PhD in Economics

Discussion in 'Professional Trading' started by WallStGolfer31, Sep 28, 2006.

  1. WallStGolfer31

    WallStGolfer31 Guest

    I'm an undergraduate at a US university. I now plan on getting my PhD afterwards. Most I have found have the masters programs embedded within the PhD program. I've given it alot of thought, and I think this would be what I would find most enjoyable. (I'm majoring in finance and economics minor in mathematics, I was torn). I'd be looking for a position with a private firm, not really interested in government or academics.

    I wanted to ask you guys here your advice. Crazy plan? No job market? or does this seem valid?

    I've looked, most major banks hire PhD economists, so does GM & Ford and other auto makers, along with numerous consulting groups, and so do private economic forecasting firms lol. I guess If all else fails I could go back and teach lol, professors make like 80-100k a year in this field (at least they do in my school).

    But I'd be looking to get into one of the big banks and work along side PM's.......
  2. a phd from SUNY vs. a phd from Harvard?????

    what school?
  3. gnome


    CULA or DeVry?
  4. Yannis



    There have been some studies on this issue, comparing the career of people with BS, MS and PhDs over the period of years. Granted, these were conducted years ago, and education has become easier and more accessible to everyone since then, but I thought that the results were interesting:

    1. If one looks at starting salary and position, of course, PhDs have a significant edge.

    2. If one looks at salary and level 10 years later, the edge has diminished a lot.

    3. If one looks at salary and level 10 years later, BUT, discounting for the 4 years a PhD degree cost (ie, comparing someone with a Masters degree and 10 years professional experience with someone with a PhD and 6 years professional experience) then the Masters people win, but slightly. I would imagine that there are differences here wrt industry, firm, etc, but the main results should hold: the career inpact of Masters and PhDs is, by then, about the same, but holds above the impact of BS degrees.

    What this means, (if the results still hold), imo, is that one should do a PhD if they like te field and want it for themselves. With it, you get to do higher level work (whether you do research or not) and learn more interesting things along the way. The pure investment value of a PhD in the long run is questionable. A Masters degree gives you sufficient knowledge to contribute significantly to any good employer's bottom line, and that's what counts in the market place. In the long run, those who get promoted to the corner office are the ones who deliver real results, and it takes a lot more than education to be good at that.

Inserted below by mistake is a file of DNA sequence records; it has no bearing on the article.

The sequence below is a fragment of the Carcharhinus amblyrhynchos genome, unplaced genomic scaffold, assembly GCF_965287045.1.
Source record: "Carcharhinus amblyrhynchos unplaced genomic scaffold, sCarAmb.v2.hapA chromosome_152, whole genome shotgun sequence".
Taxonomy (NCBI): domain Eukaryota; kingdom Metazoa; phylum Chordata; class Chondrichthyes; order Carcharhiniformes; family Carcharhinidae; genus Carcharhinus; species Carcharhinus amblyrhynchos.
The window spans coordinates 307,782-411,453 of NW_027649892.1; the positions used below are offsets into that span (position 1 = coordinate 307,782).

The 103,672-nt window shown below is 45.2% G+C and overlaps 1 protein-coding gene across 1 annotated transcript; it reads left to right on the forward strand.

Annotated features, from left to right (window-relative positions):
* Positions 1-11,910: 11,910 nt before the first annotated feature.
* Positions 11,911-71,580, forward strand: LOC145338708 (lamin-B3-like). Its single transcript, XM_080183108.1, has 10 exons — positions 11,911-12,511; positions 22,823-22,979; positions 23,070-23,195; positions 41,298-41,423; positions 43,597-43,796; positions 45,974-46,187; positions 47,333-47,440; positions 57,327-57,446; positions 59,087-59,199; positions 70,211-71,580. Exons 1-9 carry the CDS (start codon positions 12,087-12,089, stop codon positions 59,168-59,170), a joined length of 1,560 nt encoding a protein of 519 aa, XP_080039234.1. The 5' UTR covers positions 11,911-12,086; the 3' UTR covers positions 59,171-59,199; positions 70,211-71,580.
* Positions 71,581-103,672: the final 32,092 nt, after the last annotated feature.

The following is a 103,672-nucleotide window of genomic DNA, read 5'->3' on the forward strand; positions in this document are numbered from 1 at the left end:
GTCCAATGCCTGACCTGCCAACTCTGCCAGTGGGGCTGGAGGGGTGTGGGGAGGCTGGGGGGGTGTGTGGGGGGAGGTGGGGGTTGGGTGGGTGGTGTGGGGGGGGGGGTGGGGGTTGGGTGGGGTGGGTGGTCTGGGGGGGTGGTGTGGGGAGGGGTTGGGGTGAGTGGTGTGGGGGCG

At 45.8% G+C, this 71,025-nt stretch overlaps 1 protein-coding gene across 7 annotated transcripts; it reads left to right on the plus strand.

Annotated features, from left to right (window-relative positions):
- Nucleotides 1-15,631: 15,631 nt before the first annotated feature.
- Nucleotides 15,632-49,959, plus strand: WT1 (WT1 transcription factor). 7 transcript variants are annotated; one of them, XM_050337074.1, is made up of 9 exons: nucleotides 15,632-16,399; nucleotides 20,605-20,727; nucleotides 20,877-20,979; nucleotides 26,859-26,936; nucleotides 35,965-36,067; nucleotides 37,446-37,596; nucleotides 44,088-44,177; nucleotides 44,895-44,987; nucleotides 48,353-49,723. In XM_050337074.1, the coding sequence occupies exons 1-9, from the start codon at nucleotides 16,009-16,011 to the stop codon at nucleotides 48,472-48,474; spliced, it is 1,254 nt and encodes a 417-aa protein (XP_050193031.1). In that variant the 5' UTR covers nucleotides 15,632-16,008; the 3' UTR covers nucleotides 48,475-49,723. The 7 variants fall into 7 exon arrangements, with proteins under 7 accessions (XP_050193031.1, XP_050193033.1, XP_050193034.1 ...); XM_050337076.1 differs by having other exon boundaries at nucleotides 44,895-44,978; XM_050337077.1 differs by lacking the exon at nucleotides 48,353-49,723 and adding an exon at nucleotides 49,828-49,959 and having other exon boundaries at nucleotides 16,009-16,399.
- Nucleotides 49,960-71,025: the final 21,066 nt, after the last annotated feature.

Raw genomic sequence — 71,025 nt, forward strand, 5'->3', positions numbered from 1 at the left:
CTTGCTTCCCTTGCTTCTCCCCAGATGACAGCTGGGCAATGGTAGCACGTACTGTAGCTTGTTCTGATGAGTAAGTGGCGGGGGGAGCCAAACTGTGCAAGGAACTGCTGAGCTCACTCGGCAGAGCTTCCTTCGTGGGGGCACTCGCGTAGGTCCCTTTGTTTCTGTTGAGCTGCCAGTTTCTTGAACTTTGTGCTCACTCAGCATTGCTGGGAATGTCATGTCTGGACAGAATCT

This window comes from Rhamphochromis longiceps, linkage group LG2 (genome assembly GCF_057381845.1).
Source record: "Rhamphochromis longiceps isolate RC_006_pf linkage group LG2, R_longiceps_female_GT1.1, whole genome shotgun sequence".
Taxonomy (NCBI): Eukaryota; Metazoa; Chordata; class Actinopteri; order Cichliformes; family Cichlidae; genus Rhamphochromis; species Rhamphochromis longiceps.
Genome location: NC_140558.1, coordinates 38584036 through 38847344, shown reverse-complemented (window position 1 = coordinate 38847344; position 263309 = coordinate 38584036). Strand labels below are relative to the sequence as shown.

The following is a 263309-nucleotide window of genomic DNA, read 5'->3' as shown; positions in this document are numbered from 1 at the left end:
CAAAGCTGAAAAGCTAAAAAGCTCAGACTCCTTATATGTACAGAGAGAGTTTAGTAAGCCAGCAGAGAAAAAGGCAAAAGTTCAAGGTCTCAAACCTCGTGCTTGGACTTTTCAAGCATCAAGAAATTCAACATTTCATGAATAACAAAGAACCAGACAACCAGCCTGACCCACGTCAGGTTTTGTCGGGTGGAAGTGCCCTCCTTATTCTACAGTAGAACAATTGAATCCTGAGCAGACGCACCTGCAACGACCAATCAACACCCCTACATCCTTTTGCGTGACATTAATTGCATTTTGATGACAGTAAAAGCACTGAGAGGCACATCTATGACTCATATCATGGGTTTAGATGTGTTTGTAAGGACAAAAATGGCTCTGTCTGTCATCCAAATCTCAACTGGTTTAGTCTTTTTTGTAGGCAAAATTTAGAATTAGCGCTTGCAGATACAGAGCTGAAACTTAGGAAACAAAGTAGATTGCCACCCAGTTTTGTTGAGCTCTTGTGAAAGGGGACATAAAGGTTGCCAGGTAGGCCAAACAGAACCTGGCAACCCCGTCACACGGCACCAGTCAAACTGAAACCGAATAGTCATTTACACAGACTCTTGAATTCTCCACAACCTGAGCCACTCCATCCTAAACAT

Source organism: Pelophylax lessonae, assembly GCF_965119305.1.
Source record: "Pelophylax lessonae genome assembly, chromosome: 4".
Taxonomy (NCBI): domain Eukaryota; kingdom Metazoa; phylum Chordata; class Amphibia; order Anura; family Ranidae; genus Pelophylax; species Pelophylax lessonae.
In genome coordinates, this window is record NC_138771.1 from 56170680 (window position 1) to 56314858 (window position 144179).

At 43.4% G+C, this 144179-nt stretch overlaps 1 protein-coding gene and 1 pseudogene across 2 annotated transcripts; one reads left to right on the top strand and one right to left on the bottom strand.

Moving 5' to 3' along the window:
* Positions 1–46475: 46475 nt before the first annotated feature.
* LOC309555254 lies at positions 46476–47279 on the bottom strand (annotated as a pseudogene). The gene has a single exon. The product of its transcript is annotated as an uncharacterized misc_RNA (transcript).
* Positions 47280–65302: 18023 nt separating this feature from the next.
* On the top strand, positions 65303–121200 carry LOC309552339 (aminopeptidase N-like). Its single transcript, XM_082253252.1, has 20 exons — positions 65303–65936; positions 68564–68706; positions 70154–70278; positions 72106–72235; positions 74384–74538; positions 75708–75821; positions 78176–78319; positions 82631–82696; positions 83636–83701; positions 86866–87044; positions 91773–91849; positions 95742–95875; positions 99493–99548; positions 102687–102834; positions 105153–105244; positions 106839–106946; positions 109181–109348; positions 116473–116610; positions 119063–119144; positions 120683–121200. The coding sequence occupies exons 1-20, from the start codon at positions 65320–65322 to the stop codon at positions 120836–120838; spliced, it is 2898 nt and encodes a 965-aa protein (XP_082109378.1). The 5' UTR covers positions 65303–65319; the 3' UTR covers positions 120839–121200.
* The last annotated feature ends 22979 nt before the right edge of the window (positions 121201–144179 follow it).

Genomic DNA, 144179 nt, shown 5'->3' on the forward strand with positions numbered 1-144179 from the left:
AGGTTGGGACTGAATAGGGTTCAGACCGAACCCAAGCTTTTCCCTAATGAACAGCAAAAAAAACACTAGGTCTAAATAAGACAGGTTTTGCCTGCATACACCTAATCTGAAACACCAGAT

Btw, both my wife and I have PhDs. We are encouraging our son (who is a senior in high school) to eventually pursue one too, mainly because structured education is great and it feels good to get as much of it as possible before one starts messing too much (by necessity) with office politics and the like.

    Stay young as long as possible, but no longer. :) Make sense?
  5. When the air comes out of the balloon then i think those jobs will be hard to find. Better to learn growing your own tomatoes :)
    At least if you have to get into debt.
  6. jtnet


    going to school for 8yrs is not my idea of fun. its about who u know. not what u know.
  7. Yannis


    Depends on the person. What employers value most is what you can do for them. School is a great place to pick up skills, and so is a good job in a good company or working for yourself. What I learned in my professional life is that if you get a good job you don't deserve because you know someone, it won't last long.
  8. jtnet


    I suppose. in many cases in the corporate politics enevironment. it seems any monkey can do 90% of the jobs out there with a little training or shadowing. with little having to do with ones degree. my degree in engineering I feel I can knock out a job in marketing, finance, any level of management and business.give me a few knowledgable contacts. let me shadow you thru your tasks and send me on the way.
  9. Agree 100%!

  10. WallStGolfer31

    WallStGolfer31 Guest

    On the question of schools I'm not sure yet. I'm still a junior, but I'll have an idea of the different schools I will apply to by the end of the school year.

    My dad is a NYU BS,MS, and PhD alumni so I'm assuming I'd get a legacy application for NYU (No assurance of acceptance, but it increases your chances a little.)

    The schools I'm thinking about are:

    & Boston College

    Indiana U
    & KU

    For Yannis,

    I really love both finance and economics. It's more for personal enrichment than for salary purposes. I'd like to teach part-time on the college level when I retire though. Though Yannis, I do appreciate your detailed response! I need all the opinions I can get.

    Thanks for all the replies everyone, anyone else who wants to comment is still welcome!
    #10     Sep 28, 2006